State Question 820’s day of judgment is coming Tuesday, March 7, as voters across the state head to the polls to decide if Oklahoma will join the list of states that have legalized adult cannabis usage.
If passed, SQ 820 would legalize cannabis use for adults 21 and up and expunge some past marijuana convictions. It would also generate hundreds of millions in added tax benefits over its first five years, according to those who favor the citizen-petition proposal.
But will it pass? There has been a dearth of polling. In October, Amber Integrated found SQ 820 leading 49 to 38 percent, but there have been no public polls released since.
In June 2018, SQ 788 established the state’s medical marijuana program and passed, 56 to 43 percent, performing well in Oklahoma City and Tulsa while holding its own in some of the state’s more populous rural counties.
Ahead of the election, pro-SQ 820 campaign organizers are confident they can assemble the same coalition that propelled SQ 788 to victory five years ago.
“We feel pretty good,” Yes on 820 organizer Michelle Tilley said. “We’ve seen steady support the whole way, and I think it’s holding pretty well. We’ve known all along it will come down to reaching voters and getting them to vote.”
Tilley said revenue and criminal justice reform are driving enthusiasm among “Yes” voters.
“I think what resonates with people is compassion for other human beings with the criminal justice reform, and I think the revenue piece is also something people have been excited about,” she said. “They’re excited about bringing this industry into the light with legalization and also generating tax revenue that can be used for schools and healthcare.”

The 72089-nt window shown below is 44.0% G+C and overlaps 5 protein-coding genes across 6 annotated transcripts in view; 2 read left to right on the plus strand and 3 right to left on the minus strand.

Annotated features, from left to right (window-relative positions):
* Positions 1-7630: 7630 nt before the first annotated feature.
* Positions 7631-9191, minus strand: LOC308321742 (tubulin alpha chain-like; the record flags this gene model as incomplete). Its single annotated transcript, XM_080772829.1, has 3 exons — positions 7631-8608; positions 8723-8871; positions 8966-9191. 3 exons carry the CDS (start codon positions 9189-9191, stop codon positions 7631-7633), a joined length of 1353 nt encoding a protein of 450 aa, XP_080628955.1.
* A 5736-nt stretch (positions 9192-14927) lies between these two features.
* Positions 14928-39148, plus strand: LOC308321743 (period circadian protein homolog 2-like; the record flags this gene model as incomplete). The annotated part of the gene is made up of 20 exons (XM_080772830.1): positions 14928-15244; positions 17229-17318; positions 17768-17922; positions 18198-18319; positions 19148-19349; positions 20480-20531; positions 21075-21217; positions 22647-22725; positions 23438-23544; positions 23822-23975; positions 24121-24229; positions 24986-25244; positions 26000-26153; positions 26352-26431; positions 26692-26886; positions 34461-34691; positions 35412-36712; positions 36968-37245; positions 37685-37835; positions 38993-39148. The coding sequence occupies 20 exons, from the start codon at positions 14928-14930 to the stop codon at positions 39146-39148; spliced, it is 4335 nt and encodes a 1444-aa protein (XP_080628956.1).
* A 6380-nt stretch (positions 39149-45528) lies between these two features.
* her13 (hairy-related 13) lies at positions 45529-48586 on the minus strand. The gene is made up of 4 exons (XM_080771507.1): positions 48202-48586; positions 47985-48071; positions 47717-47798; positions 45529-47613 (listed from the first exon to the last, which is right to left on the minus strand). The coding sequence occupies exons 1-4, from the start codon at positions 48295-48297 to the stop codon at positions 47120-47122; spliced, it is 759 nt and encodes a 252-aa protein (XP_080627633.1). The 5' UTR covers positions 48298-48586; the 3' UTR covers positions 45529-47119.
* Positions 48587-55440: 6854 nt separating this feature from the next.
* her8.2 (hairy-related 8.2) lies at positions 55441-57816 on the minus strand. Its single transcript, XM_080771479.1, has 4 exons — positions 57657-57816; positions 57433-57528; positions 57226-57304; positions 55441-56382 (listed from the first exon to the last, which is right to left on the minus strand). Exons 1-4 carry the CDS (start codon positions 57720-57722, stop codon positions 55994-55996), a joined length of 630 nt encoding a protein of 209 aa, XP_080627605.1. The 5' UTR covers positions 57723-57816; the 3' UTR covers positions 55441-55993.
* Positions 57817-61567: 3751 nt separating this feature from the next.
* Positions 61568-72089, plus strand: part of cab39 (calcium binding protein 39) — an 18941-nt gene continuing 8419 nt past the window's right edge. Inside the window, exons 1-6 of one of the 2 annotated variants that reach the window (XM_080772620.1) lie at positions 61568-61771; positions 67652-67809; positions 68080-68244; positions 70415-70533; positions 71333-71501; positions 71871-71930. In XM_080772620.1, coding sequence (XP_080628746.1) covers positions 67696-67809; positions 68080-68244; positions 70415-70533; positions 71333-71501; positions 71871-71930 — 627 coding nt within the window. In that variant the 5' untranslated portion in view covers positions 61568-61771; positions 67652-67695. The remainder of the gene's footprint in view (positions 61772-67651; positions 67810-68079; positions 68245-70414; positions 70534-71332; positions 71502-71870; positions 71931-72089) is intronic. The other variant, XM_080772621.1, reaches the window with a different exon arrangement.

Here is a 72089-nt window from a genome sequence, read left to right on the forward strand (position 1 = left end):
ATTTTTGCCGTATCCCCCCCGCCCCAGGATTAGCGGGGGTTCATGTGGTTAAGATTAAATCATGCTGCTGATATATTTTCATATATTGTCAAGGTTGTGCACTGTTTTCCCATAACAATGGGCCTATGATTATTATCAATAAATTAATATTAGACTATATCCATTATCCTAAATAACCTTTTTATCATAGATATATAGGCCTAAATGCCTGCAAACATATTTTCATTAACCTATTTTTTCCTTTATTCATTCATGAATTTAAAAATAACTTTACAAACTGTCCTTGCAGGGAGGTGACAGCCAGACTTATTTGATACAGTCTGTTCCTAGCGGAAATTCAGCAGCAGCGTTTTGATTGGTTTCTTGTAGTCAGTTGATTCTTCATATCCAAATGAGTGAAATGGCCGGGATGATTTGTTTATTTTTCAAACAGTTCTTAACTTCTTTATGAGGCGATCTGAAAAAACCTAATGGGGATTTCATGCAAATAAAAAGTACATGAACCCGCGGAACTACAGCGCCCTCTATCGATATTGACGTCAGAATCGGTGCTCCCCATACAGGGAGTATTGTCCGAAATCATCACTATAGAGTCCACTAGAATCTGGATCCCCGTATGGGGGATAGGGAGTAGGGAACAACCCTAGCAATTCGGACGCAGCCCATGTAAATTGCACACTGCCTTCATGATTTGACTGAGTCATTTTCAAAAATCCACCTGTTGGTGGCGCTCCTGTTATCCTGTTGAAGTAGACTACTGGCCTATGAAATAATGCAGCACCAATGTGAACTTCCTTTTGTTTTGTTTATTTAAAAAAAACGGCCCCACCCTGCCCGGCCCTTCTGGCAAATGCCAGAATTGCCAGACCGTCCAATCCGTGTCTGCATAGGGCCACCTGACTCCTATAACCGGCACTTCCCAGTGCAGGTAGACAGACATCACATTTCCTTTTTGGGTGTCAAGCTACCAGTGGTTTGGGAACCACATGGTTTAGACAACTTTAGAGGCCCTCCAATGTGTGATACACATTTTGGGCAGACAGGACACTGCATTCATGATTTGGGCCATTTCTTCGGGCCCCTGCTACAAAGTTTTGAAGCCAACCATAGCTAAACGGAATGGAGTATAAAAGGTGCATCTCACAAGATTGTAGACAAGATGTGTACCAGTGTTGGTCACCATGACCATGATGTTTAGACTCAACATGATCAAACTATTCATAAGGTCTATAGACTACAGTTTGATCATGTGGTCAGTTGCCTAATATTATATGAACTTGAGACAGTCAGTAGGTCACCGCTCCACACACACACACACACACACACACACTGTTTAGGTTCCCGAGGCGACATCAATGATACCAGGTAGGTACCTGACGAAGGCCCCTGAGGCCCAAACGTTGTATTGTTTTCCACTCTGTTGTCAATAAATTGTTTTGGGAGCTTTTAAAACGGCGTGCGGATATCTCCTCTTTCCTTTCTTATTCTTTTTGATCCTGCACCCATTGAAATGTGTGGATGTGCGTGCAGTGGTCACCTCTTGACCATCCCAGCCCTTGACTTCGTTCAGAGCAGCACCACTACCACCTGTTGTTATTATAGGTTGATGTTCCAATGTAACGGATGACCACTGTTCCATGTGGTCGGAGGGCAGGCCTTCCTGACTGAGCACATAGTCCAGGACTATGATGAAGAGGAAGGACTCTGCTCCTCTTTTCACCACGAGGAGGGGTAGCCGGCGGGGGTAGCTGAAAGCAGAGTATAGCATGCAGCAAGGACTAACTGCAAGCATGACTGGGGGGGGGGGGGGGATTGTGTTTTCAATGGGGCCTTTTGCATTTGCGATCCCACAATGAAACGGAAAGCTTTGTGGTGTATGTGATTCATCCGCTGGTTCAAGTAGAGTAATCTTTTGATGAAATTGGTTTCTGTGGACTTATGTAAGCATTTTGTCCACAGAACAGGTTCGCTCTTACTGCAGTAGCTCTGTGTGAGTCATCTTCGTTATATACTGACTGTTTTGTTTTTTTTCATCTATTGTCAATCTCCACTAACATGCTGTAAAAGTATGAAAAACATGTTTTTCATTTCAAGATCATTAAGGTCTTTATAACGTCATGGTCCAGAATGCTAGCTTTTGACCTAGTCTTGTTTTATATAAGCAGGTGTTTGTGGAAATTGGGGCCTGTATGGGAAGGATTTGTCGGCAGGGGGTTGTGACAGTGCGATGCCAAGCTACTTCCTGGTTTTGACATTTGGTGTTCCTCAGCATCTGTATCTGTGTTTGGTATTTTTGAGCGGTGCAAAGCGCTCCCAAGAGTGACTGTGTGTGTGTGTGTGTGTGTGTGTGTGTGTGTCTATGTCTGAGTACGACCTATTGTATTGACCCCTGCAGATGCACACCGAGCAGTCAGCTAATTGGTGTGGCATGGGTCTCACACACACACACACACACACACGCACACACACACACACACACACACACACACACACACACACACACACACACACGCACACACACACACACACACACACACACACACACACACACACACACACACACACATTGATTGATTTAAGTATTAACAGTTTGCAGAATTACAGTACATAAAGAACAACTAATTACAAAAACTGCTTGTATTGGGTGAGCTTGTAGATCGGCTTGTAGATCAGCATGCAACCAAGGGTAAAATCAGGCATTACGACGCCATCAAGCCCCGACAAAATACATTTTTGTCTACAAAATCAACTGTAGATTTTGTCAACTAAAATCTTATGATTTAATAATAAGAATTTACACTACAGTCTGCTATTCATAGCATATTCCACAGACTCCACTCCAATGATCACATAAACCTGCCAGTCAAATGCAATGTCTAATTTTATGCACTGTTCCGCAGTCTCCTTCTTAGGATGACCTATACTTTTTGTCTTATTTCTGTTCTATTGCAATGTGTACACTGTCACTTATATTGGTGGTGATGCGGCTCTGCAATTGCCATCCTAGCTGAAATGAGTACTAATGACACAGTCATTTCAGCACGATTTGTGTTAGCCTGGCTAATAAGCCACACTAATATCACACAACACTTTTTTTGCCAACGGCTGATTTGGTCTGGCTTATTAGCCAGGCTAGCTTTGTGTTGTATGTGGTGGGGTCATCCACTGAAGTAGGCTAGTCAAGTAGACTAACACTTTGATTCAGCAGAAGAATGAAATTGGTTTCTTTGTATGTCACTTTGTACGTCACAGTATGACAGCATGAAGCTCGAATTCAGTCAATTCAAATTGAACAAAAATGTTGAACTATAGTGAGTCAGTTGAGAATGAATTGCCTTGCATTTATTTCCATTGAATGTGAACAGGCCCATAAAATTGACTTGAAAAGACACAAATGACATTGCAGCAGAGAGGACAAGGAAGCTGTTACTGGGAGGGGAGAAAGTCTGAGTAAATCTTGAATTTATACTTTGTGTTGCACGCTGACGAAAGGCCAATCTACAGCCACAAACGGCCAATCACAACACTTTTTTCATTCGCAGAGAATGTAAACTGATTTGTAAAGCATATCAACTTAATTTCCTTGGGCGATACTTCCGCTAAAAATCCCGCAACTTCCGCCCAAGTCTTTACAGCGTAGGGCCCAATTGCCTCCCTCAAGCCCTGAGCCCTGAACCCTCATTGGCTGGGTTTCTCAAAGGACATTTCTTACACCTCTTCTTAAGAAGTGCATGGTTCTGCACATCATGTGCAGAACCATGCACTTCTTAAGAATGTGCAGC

But others are hoping Oklahomans say “No” to SQ 820, joining Arkansas, North Dakota and South Dakota as states that recently rejected recreational marijuana. The opposition campaign is led by longtime Oklahoma political consultant, pollster and lobbyist Pat McFerron who also led the fight against SQ 788.
“State Question 820 does more than just legalize marijuana. It really expands access, which will make it more publicly prevalent,” McFerron said. “When you look at the details — like a fine for smoking in public is $25, which is kind of a joke. It also prohibits cities from making their own rules. Then you have issues with child safety. Even down to child custody issues where if one parent uses marijuana and the other doesn’t want their child to be around that, the courts won’t back them up if 820 passes. There are a lot of problems with it.”
McFerron said SQ 820 is also opposed by many employers.
“I think the business community is really concerned about it because of the workforce issue,” McFerron said. “It would mean that on-the-job injuries would probably go up and it would make hiring more difficult. I also think there were people who voted for medical marijuana the last time around who feel like they may have been sold a bill of goods and that it hasn’t been delivered in the way it was advertised.”
Early voting at county election boards began today at 8 a.m. To review the ballot title and statutory proposal of SQ 820, click here.
Why SQ 820 could pass
Oklahomans have embraced weed: Since the state started its medical program, about 400,000 people have held medical patient licenses, which is roughly 10 percent of the state’s overall population.
Economic impact: An economic analysis from Vicente-Sederberg, a cannabis law and policy firm, on behalf of the “Yes” campaign found that SQ 820 could generate more than $821 million in tax revenue in its first five years. The proposal would establish a 15 percent excise tax on marijuana products, more than twice the current 7 percent tax rate on medical marijuana. The “Yes” campaign has made this one of its central themes. Vicente-Sederberg’s Andrew Livingston said during a recent media event that the economic benefits would be huge.
“Passage of State Question 820 would fuel economic activity, create jobs, and generate a new permanent stream of tax revenue for the state,” Livingston said. “Marijuana tax revenue is not a panacea, but it can support many critical government services that would otherwise go unfunded.”